I’ll admit up front that I’m a bit of a latecomer to the whole craft beer thing. If it were not for my son and his insistence that I expand my horizons beyond “yellow fizzy beer” as the people at Stone call it, I probably would still be calling my occasional forays into Sam Adams and Guinness adventurous.
I’ll always stick to my rule that if it tastes good to you, drink it. That goes for beer and wine as there is a time and place for a crisp cold light beer and even a chilled white zinfandel on a hot summer afternoon. Wait, did I just say that? Yes I did. You get my point; drink what tastes good to you. That said, if you limit yourself to the beer of the masses, you are really depriving yourself of a wonderful experience.
I recently met Laurie Delk, an emerging expert and chronicler of the craft beer movement. Laurie tends bar at The Lumberyard Tavern & Grill in Encinitas and I became aware of her blog , when I Licked the Plate there a few months ago. The blog has become a bible for beer enthusiasts internationally and I would highly suggest it to both rookies and veterans alike.
Here are some highlights from a recent conversation with her.
Lick The Plate: Let’s start with your background and what lead you to be such a beer aficionado.
Laurie Delk: My background is actually in wine. I was general manager of a wine shop in New Orleans for several years. I taught classes, helped customers organize their cellars, and conducted tastings. I have taken classes from UC Davis and lived in Italy where I worked a harvest with a prestigious Piedmont winery. I honestly thought wine was what I would do for the rest of my life! Then about a year ago, I discovered the wonderful world of craft beer and I haven’t turned back. Wine will always have an important place in my life, but the craft beer movement is incredibly exciting right now.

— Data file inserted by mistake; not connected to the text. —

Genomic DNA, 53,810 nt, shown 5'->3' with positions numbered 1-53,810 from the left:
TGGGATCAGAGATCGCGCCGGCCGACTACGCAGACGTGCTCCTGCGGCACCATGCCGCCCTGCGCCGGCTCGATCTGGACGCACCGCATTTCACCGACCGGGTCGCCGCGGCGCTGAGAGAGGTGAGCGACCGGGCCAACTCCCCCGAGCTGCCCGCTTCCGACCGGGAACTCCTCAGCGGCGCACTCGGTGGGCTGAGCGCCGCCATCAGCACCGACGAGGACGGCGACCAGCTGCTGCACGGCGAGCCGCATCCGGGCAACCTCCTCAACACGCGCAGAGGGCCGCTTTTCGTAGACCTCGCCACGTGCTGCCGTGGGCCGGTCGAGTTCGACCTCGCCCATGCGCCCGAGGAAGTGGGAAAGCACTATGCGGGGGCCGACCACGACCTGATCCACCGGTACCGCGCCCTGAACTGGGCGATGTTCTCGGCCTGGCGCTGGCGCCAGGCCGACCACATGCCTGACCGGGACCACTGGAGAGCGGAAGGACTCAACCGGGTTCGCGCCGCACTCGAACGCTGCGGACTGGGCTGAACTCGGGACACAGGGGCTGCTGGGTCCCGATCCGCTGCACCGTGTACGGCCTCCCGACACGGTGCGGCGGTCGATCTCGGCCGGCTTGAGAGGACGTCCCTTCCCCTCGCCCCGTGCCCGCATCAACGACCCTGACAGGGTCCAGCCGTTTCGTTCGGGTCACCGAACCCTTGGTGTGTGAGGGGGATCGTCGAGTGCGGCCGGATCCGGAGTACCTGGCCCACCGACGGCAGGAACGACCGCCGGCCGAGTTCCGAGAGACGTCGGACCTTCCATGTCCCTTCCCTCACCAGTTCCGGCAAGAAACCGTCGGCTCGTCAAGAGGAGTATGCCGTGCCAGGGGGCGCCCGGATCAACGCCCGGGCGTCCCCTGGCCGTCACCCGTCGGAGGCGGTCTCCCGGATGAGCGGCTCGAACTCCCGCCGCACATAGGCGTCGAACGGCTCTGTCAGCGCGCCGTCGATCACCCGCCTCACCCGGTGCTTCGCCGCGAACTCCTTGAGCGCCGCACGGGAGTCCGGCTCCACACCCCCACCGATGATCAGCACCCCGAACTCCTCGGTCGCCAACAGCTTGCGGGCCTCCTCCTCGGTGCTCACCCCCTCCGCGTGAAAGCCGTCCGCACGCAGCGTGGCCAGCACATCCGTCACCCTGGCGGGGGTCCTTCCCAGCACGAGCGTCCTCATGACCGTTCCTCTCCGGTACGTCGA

LTP: Do you recall the first time you had beer paired with food, was there an ah-ha moment where you realized that beer could compliment food as well as wine?
LD: The first time I had beer paired with food purposefully was a tasting in the wine shop with various cheeses and wine versus beer. With each cheese, one wine and one beer was selected as a pairing to uncover which was the better match. We did six pairings, and amazingly beer won five out of six times! It was a tremendous revelation for me. It wasn’t long after that I had my idea for my blog.
LTP: San Diego is
officially on the map as a craft brew powerhouse. What is your take on the local craft beer scene?
LD: I think the craft beer scene here is brilliant. I am literally in beer heaven here. I am consistently blown away by the marvelous offerings of breweries like Lost Abbey, Alesmith, and Ballast Point. I also love Pizza Port, Green Flash and Stone.
LTP: You have obviously paired a lot of food and beer. Can you run through an example of a multi-course meal and describe the beer pairing with each dish?
LD: Given the season, start with a gazpacho or a light summer salad with grapefruit wedges and light citrus vinaigrette pair beautifully with a Saison such as Goose Island Sophie. For a main course a Maple Glazed Salmon, paired with a delicious Ommegang Abbey Ale. For dessert go with a Dark Chocolate Lava Cake with Raspberry Coulis paired with a big, rich stout like yummy Green Flash Double Stout. If you like coffee with your dessert, skip it and try the Nils Oscar Coffee Stout. It’s amazing.
LTP: Have you worked with Chef Ryan at the Lumberyard Tavern to develop beer pairings with menu items?
LD: So far, I have been pairing our specials on Thursdays, Fridays and Saturdays with both a wine and beer to give our customers a range. Ryan and I have definitely discussed working together on menu items, so I look forward to working with him in the future on more pairings.
Per Laurie’s suggestion, I recently paired a Humboldt brown ale with pulled pork sandwich and sweet potato fries at the Lumberyard Tavern. Consider me a convert.
Follow Laurie and her blog at http://100beers30days.wordpress.com/<< Back